Tom Cronkright learned the hard way that the real-estate industry needs better ways to protect itself and consumers from wire-transfer fraud.
His Grand Rapids, Mich.-based Sun Title company received a certified check for $185,000 in the mail toward the purchase of a $670,000 property. The check was deposited in the bank, and the funds, minus a $5,000 fee, were wired to the seller the next day.
THE HACKER’S PLAYBOOK
Five days later, he learned that the check had bounced—and both the buyer and seller vanished. Sun Title had been scammed.
Mr. Cronkright, along with Sun Title President Lawrence Duthler, were among the first victims in a wave of wire-fraud schemes that for the past five years has devastated the real-estate industry. Last year, there were at least 11,300 victims of real-estate wire fraud who lost a total of nearly $150 million, according to the FBI’s Internet Crime Report released in April.
A second fraud attempt the following year spurred Messrs. Cronkright and Duthler to take action. This time, a fraudster hacked a real-estate agent’s email account and sent false wire-transfer instructions to a buyer. Luckily, a bank manager spotted the spoofed email address and stopped the transfer.
Mr. Cronkright says fixing the problem came down to one thing: proper identity verification.
The men created CertifID, an online portal that authenticates identities of parties in a real-estate transaction and securely sends wire-transfer instructions.
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CertifID is one of a number of startups that have emerged to protect buyers and sellers from real-estate fraud. They aim to verify identities of people in a transaction, conceal bank account information and avoid traditional email, which is susceptible to hackers. But the best fix may involve multiple portals, apps and encryption devices.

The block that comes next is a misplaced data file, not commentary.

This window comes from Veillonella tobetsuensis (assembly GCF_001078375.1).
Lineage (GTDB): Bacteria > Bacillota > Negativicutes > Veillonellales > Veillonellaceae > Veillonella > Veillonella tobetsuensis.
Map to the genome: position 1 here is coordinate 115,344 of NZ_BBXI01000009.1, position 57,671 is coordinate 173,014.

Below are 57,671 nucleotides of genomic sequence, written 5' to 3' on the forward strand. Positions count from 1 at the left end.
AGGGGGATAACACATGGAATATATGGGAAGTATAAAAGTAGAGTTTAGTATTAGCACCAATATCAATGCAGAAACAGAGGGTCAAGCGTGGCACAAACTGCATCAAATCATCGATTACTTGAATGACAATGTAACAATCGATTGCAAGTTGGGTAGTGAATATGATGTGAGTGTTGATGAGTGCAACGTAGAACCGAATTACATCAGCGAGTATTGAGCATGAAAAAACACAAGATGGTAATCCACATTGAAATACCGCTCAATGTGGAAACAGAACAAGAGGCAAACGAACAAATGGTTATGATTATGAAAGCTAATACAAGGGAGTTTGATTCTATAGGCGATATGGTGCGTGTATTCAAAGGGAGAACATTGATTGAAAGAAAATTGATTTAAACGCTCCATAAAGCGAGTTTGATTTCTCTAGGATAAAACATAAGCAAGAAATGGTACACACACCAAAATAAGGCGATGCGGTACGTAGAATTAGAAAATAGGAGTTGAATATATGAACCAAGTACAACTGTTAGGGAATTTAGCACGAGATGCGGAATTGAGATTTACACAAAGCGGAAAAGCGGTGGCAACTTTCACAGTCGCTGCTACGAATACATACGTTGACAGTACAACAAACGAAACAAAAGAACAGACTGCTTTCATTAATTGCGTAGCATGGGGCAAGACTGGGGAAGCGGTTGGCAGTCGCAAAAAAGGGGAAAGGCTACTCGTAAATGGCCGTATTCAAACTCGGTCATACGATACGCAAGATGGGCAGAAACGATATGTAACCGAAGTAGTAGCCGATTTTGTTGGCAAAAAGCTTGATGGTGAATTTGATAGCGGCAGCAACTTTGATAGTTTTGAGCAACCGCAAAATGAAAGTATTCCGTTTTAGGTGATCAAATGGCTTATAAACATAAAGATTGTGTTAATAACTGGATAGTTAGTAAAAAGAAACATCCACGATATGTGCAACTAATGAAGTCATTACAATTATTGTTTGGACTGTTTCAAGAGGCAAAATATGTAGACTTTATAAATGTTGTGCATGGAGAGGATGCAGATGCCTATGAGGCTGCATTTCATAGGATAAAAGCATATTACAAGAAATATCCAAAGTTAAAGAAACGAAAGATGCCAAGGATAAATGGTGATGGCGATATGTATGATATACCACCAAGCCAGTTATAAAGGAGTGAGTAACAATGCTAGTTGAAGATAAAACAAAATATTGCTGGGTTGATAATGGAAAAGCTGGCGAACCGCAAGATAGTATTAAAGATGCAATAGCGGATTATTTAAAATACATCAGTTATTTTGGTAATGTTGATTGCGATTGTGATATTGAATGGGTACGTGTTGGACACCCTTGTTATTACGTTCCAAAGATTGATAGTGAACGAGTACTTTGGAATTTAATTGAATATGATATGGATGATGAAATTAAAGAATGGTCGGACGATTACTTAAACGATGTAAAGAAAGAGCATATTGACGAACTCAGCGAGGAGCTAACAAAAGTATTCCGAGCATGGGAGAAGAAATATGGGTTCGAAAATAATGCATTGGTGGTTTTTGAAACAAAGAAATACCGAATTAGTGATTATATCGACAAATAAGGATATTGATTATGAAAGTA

“Every time we come up with a way to combat fraud, the cybercriminals come up with another way to get around it,” says Ashley Cook, chief executive of Zoccam, a mobile app that helps securely deposit buyers’ earnest-money payments.
TIPS FOR AVOIDING WIRE-TRANSFER FRAUD
In July, the Consumer Finance Protection Bureau published a fraud alert for wire transfers of earnest money, down payments, closing costs and loan payoffs. Here’s how you can avoid a wire-transfer scam:
- Never follow wire-transfer instructions sent via email. Verify the closing instructions, including the account name and number, with your trusted representatives either in person or by using a predetermined phone number. Similarly, never email financial information.
- Pay attention to email addresses related to the transaction. A legitimate address like firstname.lastname@example.org could be confused with a spoofed email like email@example.com or firstname.lastname@example.org.
- Keep computer security patches and antivirus software up to date. Change your password every 90 days and enable two-step authentication on your email account.
- Suspect a scam? Contact the bank immediately and request a wire recall. To recover large, international wire transfers, ask the bank to contact the local FBI office and request a Financial Fraud Kill Chain.